Was last week’s 3.4% drop in the Global Dairy Trade overall price index a warning sign or a temporary dip? Economists are divided.
The GDT Price Index is 12.3% below a year ago. Price declines this season have been orderly but persistent.
Wholemilk powder prices fell 2.9% with an average price of $US2,655/T. There were small declines in most other products, the exception being skim milk powder which posted a 1.2% rise. Nothing too dramatic in what was an unusually long auction of over 3 hours compared to the norm of around 2 hours.
Another small price decline adds downside risk to Fonterra’s milk price forecast range of $6.25 to $6.50. Likewise for our $6.30 view. We’ll see if Fonterra provides any update on its milk price view at its AGM tomorrow, we don’t expect any change so soon after the previous forecast update in October. A generally lower NZD is helping, but not enough to fully offset weakness in international prices. If international prices do not show any improvement from current levels then the season’s milk price is likely to come in below current forecasts. Indeed, ongoing price declines raises the prospect of this season’s milk price slipping below $6.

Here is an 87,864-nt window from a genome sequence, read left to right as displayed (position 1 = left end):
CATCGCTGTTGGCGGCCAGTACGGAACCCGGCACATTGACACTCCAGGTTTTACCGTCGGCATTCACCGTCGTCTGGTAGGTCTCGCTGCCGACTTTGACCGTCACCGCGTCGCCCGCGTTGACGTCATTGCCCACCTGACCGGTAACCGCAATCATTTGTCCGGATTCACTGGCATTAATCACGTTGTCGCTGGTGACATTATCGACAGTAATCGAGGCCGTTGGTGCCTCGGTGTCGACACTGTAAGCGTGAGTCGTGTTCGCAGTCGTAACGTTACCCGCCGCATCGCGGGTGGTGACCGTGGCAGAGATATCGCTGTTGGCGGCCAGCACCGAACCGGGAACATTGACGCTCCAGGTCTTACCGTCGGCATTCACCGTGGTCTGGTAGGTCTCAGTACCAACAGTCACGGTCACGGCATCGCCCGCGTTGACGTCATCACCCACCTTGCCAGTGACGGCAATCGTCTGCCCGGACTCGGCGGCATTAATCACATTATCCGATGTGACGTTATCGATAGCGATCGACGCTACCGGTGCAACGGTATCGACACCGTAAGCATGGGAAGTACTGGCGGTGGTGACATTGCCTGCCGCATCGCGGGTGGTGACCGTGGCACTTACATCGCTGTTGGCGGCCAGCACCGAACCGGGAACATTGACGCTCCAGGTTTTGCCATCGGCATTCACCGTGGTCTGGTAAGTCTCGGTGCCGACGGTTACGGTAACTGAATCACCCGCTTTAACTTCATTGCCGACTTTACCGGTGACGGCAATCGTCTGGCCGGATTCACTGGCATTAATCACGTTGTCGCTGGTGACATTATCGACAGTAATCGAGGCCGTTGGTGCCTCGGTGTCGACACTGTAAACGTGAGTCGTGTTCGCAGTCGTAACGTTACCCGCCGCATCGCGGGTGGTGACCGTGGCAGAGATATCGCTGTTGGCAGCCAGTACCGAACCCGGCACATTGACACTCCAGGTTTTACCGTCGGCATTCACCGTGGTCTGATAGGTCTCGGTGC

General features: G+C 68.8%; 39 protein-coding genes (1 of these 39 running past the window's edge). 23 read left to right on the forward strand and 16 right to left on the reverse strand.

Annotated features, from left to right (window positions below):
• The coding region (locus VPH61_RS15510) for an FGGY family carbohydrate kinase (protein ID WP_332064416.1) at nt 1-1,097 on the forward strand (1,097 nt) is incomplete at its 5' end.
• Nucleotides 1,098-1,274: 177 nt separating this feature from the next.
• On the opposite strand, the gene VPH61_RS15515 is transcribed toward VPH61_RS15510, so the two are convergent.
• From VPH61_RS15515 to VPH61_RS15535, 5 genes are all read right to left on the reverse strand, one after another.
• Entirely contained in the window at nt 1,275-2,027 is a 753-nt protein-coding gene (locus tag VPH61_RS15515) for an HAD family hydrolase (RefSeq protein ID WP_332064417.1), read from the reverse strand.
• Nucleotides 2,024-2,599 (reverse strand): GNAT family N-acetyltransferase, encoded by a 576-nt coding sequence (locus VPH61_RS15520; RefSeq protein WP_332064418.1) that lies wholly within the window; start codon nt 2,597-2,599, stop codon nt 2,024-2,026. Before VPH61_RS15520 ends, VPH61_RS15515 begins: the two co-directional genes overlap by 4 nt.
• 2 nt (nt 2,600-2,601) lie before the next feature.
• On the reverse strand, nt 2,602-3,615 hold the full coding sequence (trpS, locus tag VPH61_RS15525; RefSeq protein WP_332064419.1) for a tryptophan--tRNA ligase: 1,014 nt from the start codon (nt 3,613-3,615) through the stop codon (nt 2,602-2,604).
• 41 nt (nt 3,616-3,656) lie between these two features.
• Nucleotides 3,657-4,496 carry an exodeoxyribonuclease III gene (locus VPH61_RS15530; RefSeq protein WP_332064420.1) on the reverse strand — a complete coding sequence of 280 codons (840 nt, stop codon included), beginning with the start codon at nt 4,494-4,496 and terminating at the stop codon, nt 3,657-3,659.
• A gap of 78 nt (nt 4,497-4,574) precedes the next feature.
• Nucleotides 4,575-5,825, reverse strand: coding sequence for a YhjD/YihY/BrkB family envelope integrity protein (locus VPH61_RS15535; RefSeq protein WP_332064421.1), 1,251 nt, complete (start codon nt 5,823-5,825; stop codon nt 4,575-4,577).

From a macroeconomic perspective, this is all consistent with our thinking that NZ’s terms of trade is unwinding from its recent record high and will contribute to a widening in the current account deficit. For the RBNZ, wholemilk powder prices are below its $US3,000/T medium term assumption. Dairy prices remain one for the dovish column come Thursday’s MPS, against the likes of stronger than expected GDP and inflation.
Ongoing milk supply expansion in the EU, US and a strong start to the NZ milk season are key factors behind the fact that the GDT Price Index has not posted a positive result since the end of last season in May. GDT volumes at this auction were 20.9% higher than a year ago, reflective of the very positive start to the NZ season with good grass growth and cows are in good condition. Also, latest M Bovis tests have shown minimal new cases of the disease and some recent rain is keeping the threat of a looming El Nino weather pattern at bay for now (but these things remain on the watch list over coming months).
Slower economic growth indicators in China, concern around US-Chinese trade relations, and wobbly equity markets continue to raise questions around the outlook for demand. Meanwhile, a stronger USD and a slump in oil prices are not helpful, likewise lower international grain prices.
More positively, a winding down of the EU’s skimmilk powder stockpile and the prospect of slower EU milk production ahead on tighter feed supplies seems to have helped at least stabilised skimmilk powder prices over recent months, while drought conditions in Australia continue to hurt milk production there.
• Doug Steel is a BNZ senior economist.